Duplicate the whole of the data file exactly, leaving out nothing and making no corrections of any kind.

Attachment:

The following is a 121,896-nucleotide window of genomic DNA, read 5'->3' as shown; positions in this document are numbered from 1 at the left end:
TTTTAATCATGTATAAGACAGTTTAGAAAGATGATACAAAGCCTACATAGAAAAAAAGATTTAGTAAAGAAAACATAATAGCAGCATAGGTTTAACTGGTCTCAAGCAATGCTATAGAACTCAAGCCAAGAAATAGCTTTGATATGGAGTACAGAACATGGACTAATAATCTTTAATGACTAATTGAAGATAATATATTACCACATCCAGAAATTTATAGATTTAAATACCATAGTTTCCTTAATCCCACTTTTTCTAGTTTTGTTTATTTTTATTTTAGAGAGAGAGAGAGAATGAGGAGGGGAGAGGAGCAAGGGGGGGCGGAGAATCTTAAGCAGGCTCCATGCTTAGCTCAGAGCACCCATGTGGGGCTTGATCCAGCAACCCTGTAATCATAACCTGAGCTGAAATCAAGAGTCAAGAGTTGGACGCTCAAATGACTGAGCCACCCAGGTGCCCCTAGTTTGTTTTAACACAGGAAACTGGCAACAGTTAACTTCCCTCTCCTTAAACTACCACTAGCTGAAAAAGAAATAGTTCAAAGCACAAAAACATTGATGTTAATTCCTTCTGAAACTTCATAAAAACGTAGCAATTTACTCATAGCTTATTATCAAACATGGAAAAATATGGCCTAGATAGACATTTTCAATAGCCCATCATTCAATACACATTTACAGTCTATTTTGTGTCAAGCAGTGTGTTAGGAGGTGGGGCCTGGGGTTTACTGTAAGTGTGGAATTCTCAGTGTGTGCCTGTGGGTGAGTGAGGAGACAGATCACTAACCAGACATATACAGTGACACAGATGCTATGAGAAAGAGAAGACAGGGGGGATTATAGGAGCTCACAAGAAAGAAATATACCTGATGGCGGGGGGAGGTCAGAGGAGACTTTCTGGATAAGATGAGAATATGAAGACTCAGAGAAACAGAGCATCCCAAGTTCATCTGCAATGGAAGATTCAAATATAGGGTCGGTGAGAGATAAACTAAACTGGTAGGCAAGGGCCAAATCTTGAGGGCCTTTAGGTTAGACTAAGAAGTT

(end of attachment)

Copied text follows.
The following is a 121,896-nucleotide window of genomic DNA, read 5'->3' as shown; positions in this document are numbered from 1 at the left end:
TTTTAATCATGTATAAGACAGTTTAGAAAGATGATACAAAGCCTACATAGAAAAAAAGATTTAGTAAAGAAAACATAATAGCAGCATAGGTTTAACTGGTCTCAAGCAATGCTATAGAACTCAAGCCAAGAAATAGCTTTGATATGGAGTACAGAACATGGACTAATAATCTTTAATGACTAATTGAAGATAATATATTACCACATCCAGAAATTTATAGATTTAAATACCATAGTTTCCTTAATCCCACTTTTTCTAGTTTTGTTTATTTTTATTTTAGAGAGAGAGAGAGAATGAGGAGGGGAGAGGAGCAAGGGGGGGCGGAGAATCTTAAGCAGGCTCCATGCTTAGCTCAGAGCACCCATGTGGGGCTTGATCCAGCAACCCTGTAATCATAACCTGAGCTGAAATCAAGAGTCAAGAGTTGGACGCTCAAATGACTGAGCCACCCAGGTGCCCCTAGTTTGTTTTAACACAGGAAACTGGCAACAGTTAACTTCCCTCTCCTTAAACTACCACTAGCTGAAAAAGAAATAGTTCAAAGCACAAAAACATTGATGTTAATTCCTTCTGAAACTTCATAAAAACGTAGCAATTTACTCATAGCTTATTATCAAACATGGAAAAATATGGCCTAGATAGACATTTTCAATAGCCCATCATTCAATACACATTTACAGTCTATTTTGTGTCAAGCAGTGTGTTAGGAGGTGGGGCCTGGGGTTTACTGTAAGTGTGGAATTCTCAGTGTGTGCCTGTGGGTGAGTGAGGAGACAGATCACTAACCAGACATATACAGTGACACAGATGCTATGAGAAAGAGAAGACAGGGGGGATTATAGGAGCTCACAAGAAAGAAATATACCTGATGGCGGGGGGAGGTCAGAGGAGACTTTCTGGATAAGATGAGAATATGAAGACTCAGAGAAACAGAGCATCCCAAGTTCATCTGCAATGGAAGATTCAAATATAGGGTCGGTGAGAGATAAACTAAACTGGTAGGCAAGGGCCAAATCTTGAGGGCCTTTAGGTTAGACTAAGAAGTT